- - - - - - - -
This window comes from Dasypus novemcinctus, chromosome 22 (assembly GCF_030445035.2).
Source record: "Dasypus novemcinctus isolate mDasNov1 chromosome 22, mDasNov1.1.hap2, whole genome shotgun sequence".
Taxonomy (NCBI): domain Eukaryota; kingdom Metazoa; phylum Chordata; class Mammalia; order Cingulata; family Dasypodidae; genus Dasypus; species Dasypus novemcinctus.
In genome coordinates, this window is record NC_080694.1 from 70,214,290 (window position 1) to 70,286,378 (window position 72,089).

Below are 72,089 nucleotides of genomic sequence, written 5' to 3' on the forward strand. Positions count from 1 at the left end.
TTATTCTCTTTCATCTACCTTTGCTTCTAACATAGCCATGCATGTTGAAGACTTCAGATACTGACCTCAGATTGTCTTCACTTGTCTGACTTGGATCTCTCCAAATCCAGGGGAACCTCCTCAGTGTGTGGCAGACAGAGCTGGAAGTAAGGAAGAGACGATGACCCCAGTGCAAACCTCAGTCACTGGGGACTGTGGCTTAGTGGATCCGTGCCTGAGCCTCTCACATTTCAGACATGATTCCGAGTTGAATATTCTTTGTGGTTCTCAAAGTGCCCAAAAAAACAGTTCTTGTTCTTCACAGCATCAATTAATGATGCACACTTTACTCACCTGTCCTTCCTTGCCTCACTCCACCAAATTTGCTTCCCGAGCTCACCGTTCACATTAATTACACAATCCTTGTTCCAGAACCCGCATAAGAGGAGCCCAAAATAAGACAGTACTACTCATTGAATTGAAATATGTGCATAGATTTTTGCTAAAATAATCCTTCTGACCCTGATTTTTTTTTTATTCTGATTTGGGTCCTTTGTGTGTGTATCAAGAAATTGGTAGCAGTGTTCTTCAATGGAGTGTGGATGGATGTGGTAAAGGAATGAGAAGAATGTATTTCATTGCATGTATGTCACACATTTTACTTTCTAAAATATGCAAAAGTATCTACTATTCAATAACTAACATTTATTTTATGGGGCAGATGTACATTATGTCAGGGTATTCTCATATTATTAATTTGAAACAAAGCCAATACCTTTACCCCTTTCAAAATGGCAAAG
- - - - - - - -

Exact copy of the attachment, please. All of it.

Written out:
This window comes from Dasypus novemcinctus, chromosome 22 (assembly GCF_030445035.2).
Source record: "Dasypus novemcinctus isolate mDasNov1 chromosome 22, mDasNov1.1.hap2, whole genome shotgun sequence".
Taxonomy (NCBI): domain Eukaryota; kingdom Metazoa; phylum Chordata; class Mammalia; order Cingulata; family Dasypodidae; genus Dasypus; species Dasypus novemcinctus.
In genome coordinates, this window is record NC_080694.1 from 70,214,290 (window position 1) to 70,286,378 (window position 72,089).

Below are 72,089 nucleotides of genomic sequence, written 5' to 3' on the forward strand. Positions count from 1 at the left end.
TTATTCTCTTTCATCTACCTTTGCTTCTAACATAGCCATGCATGTTGAAGACTTCAGATACTGACCTCAGATTGTCTTCACTTGTCTGACTTGGATCTCTCCAAATCCAGGGGAACCTCCTCAGTGTGTGGCAGACAGAGCTGGAAGTAAGGAAGAGACGATGACCCCAGTGCAAACCTCAGTCACTGGGGACTGTGGCTTAGTGGATCCGTGCCTGAGCCTCTCACATTTCAGACATGATTCCGAGTTGAATATTCTTTGTGGTTCTCAAAGTGCCCAAAAAAACAGTTCTTGTTCTTCACAGCATCAATTAATGATGCACACTTTACTCACCTGTCCTTCCTTGCCTCACTCCACCAAATTTGCTTCCCGAGCTCACCGTTCACATTAATTACACAATCCTTGTTCCAGAACCCGCATAAGAGGAGCCCAAAATAAGACAGTACTACTCATTGAATTGAAATATGTGCATAGATTTTTGCTAAAATAATCCTTCTGACCCTGATTTTTTTTTTATTCTGATTTGGGTCCTTTGTGTGTGTATCAAGAAATTGGTAGCAGTGTTCTTCAATGGAGTGTGGATGGATGTGGTAAAGGAATGAGAAGAATGTATTTCATTGCATGTATGTCACACATTTTACTTTCTAAAATATGCAAAAGTATCTACTATTCAATAACTAACATTTATTTTATGGGGCAGATGTACATTATGTCAGGGTATTCTCATATTATTAATTTGAAACAAAGCCAATACCTTTACCCCTTTCAAAATGGCAAAG